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Gender Differences in Negative Affect During Acute Tobacco Abstinence Differ Between African American and White Adult Cigarette Smokers.

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Prior studies have found heightened negative affect following tobacco abstinence in women compared to men. However, experimental work addressing whether these findings generalize across racial groups is scarce. This study investigated whether race (non-Hispanic White vs. non-Hispanic African American) moderated gender differences in abstinence-induced negative affect and smoking behavior.


Data were collected from 2010 to 2017 from two separate laboratory studies investigating experimentally manipulated tobacco abstinence. Following a baseline session, adult daily smokers (≥10 cigarettes/day; women: n = 297, 83.8% non-Hispanic African American; men: n = 492, 86.2% non-Hispanic African American) attended two counterbalanced lab sessions (16 hours abstinent vs. non-abstinent) and completed self-report measures of negative affect followed by a laboratory analogue smoking reinstatement task.


We found a gender × race interaction for several negative affect states and composite negative affect (βs = -.12 to -.16, Ps < .05). Analyses stratified by race showed that non-Hispanic White women compared to non-Hispanic White men exhibited greater abstinence-induced increases in anger, anxiety, and composite negative affect (βs = -.20 to -.29, Ps < .05). No significant gender differences in abstinence-induced negative affect were found for non-Hispanic African American smokers (βs = .00 to - .04, Ps > .05).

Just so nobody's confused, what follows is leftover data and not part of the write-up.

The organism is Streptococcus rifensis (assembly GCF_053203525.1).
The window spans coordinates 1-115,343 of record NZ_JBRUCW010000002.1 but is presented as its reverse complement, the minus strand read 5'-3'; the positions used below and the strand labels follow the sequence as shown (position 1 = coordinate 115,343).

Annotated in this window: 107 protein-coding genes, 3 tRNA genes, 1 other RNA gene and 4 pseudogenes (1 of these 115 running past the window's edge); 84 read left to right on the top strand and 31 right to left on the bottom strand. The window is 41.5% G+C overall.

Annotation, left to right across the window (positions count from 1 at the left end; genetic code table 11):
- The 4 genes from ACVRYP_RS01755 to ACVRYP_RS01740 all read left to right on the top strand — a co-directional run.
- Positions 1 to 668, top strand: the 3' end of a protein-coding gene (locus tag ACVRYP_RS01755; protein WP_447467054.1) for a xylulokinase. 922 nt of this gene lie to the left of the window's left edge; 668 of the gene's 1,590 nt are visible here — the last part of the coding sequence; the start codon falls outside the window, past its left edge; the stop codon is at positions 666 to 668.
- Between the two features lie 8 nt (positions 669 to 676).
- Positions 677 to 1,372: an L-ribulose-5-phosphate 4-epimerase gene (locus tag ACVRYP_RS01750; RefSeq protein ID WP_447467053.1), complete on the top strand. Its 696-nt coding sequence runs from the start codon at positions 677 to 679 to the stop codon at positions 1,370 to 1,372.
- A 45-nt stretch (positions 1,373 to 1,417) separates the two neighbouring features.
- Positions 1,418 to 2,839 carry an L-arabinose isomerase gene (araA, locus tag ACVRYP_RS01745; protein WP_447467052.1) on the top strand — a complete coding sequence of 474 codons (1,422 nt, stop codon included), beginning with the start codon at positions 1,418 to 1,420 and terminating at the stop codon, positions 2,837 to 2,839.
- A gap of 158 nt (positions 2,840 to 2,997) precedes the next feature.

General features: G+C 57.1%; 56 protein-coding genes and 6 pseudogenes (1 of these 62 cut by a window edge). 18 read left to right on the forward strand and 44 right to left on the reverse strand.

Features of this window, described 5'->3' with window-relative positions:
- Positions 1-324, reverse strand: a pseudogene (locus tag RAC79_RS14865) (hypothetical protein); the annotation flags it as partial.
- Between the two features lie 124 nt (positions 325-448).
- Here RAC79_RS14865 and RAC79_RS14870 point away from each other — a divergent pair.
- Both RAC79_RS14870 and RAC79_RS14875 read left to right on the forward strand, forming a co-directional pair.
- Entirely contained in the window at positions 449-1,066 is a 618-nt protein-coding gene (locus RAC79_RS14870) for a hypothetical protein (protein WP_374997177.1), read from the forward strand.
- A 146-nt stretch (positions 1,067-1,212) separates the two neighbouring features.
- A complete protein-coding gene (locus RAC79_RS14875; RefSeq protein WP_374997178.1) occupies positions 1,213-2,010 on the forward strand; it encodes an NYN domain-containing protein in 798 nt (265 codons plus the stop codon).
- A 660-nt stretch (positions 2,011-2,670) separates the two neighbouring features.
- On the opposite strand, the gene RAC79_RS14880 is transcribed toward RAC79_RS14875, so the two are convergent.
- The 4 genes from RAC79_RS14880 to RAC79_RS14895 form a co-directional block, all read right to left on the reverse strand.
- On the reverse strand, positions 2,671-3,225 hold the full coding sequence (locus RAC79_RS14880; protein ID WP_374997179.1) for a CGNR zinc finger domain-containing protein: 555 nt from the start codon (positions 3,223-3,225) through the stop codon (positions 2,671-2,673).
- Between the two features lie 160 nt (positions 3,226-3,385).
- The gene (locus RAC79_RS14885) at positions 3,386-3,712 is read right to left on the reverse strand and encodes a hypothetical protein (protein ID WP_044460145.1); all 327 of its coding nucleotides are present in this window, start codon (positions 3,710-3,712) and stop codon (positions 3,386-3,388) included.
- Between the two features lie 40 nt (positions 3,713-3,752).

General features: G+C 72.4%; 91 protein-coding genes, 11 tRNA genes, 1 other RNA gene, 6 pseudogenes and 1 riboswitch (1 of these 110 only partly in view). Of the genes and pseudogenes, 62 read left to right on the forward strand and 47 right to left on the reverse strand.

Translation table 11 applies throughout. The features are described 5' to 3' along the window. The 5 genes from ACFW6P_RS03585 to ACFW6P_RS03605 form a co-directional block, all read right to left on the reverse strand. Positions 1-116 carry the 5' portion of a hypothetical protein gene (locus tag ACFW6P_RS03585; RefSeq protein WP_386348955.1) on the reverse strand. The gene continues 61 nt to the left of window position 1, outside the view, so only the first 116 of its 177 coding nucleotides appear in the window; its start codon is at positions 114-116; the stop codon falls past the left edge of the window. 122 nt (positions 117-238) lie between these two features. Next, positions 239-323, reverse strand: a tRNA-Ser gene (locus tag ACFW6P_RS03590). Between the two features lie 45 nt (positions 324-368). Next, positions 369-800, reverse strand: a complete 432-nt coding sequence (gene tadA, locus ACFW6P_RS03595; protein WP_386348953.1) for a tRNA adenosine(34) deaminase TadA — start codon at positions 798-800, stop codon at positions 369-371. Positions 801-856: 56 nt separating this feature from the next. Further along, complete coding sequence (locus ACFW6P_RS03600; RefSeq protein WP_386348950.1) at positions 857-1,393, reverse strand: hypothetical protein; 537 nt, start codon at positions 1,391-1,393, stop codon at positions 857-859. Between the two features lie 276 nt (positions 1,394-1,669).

These findings suggest that negative affect during acute tobacco abstinence may be a clinically important and intervenable factor that can inform cessation interventions specifically for non-Hispanic White women smokers. Further empirical exploration of mechanisms underlying interactions of gender and race in tobacco addiction may benefit smoking cessation efforts in non-Hispanic African American women smokers.


This study contributes to a scant body of research examining the intersectional influence of race and gender on abstinence-induced negative affect-a central, motivationally prepotent feature of tobacco withdrawal. Using a laboratory-based design to experimentally manipulate abstinence, we provide evidence of a gender × race interaction on negative affect-related withdrawal. Our findings suggest that gender differences in abstinence-induced negative affect observed among non-Hispanic White smokers may not generalize to non-Hispanic African American smokers, highlighting the need for future work to address potential mechanisms underlying the racially discrepant impact of gender on affective tobacco withdrawal.

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